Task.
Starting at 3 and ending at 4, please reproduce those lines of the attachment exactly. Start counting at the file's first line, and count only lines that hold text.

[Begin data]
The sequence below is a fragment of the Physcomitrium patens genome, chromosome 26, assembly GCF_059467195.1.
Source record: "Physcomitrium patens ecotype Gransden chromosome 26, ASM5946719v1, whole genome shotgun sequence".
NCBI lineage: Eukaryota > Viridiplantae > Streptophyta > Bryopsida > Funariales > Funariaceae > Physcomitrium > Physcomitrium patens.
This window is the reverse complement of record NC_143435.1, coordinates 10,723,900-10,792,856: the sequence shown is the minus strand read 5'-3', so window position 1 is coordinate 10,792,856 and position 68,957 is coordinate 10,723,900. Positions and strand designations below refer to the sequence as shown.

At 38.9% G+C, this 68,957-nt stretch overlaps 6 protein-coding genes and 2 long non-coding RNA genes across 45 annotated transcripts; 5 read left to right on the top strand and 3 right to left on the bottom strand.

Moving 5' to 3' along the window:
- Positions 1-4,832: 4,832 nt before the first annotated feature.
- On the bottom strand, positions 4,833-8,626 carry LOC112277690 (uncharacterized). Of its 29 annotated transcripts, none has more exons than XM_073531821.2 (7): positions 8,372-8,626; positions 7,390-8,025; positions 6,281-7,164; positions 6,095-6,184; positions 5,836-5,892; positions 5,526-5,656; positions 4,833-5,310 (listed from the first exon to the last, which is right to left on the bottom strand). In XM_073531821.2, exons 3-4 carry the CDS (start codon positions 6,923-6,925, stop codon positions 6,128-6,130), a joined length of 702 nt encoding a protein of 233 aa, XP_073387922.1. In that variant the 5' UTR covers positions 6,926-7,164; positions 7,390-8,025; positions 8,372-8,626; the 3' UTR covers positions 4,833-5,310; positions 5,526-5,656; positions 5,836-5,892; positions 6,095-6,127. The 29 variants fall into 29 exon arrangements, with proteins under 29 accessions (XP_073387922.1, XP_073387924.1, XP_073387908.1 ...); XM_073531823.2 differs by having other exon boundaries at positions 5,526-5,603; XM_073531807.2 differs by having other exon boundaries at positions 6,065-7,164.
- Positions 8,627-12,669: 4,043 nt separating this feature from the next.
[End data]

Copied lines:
NCBI lineage: Eukaryota > Viridiplantae > Streptophyta > Bryopsida > Funariales > Funariaceae > Physcomitrium > Physcomitrium patens.
This window is the reverse complement of record NC_143435.1, coordinates 10,723,900-10,792,856: the sequence shown is the minus strand read 5'-3', so window position 1 is coordinate 10,792,856 and position 68,957 is coordinate 10,723,900. Positions and strand designations below refer to the sequence as shown.